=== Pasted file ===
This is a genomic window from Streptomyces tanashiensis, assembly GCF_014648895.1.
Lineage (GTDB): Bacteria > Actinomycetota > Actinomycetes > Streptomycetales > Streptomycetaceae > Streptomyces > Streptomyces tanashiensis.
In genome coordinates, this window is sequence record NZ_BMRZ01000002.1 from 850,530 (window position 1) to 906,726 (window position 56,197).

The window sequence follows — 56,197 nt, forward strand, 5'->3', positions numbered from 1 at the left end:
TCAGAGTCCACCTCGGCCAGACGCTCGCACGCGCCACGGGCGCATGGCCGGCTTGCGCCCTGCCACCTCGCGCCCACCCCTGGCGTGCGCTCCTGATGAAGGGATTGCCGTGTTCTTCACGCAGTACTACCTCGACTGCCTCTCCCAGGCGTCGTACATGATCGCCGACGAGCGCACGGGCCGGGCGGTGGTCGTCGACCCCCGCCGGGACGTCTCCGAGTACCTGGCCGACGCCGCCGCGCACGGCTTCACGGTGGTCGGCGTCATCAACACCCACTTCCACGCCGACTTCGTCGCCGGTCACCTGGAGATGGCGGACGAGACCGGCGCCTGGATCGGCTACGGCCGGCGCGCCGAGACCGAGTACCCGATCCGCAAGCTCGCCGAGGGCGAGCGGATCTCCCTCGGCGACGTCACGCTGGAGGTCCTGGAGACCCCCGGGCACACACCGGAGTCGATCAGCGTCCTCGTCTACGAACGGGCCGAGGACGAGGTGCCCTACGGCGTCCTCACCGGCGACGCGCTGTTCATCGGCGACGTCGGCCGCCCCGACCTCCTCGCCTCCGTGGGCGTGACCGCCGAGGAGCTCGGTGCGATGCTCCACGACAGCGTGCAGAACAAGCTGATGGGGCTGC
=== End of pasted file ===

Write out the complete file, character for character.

This is a genomic window from Streptomyces tanashiensis, assembly GCF_014648895.1.
Lineage (GTDB): Bacteria > Actinomycetota > Actinomycetes > Streptomycetales > Streptomycetaceae > Streptomyces > Streptomyces tanashiensis.
In genome coordinates, this window is sequence record NZ_BMRZ01000002.1 from 850,530 (window position 1) to 906,726 (window position 56,197).

The window sequence follows — 56,197 nt, forward strand, 5'->3', positions numbered from 1 at the left end:
TCAGAGTCCACCTCGGCCAGACGCTCGCACGCGCCACGGGCGCATGGCCGGCTTGCGCCCTGCCACCTCGCGCCCACCCCTGGCGTGCGCTCCTGATGAAGGGATTGCCGTGTTCTTCACGCAGTACTACCTCGACTGCCTCTCCCAGGCGTCGTACATGATCGCCGACGAGCGCACGGGCCGGGCGGTGGTCGTCGACCCCCGCCGGGACGTCTCCGAGTACCTGGCCGACGCCGCCGCGCACGGCTTCACGGTGGTCGGCGTCATCAACACCCACTTCCACGCCGACTTCGTCGCCGGTCACCTGGAGATGGCGGACGAGACCGGCGCCTGGATCGGCTACGGCCGGCGCGCCGAGACCGAGTACCCGATCCGCAAGCTCGCCGAGGGCGAGCGGATCTCCCTCGGCGACGTCACGCTGGAGGTCCTGGAGACCCCCGGGCACACACCGGAGTCGATCAGCGTCCTCGTCTACGAACGGGCCGAGGACGAGGTGCCCTACGGCGTCCTCACCGGCGACGCGCTGTTCATCGGCGACGTCGGCCGCCCCGACCTCCTCGCCTCCGTGGGCGTGACCGCCGAGGAGCTCGGTGCGATGCTCCACGACAGCGTGCAGAACAAGCTGATGGGGCTGC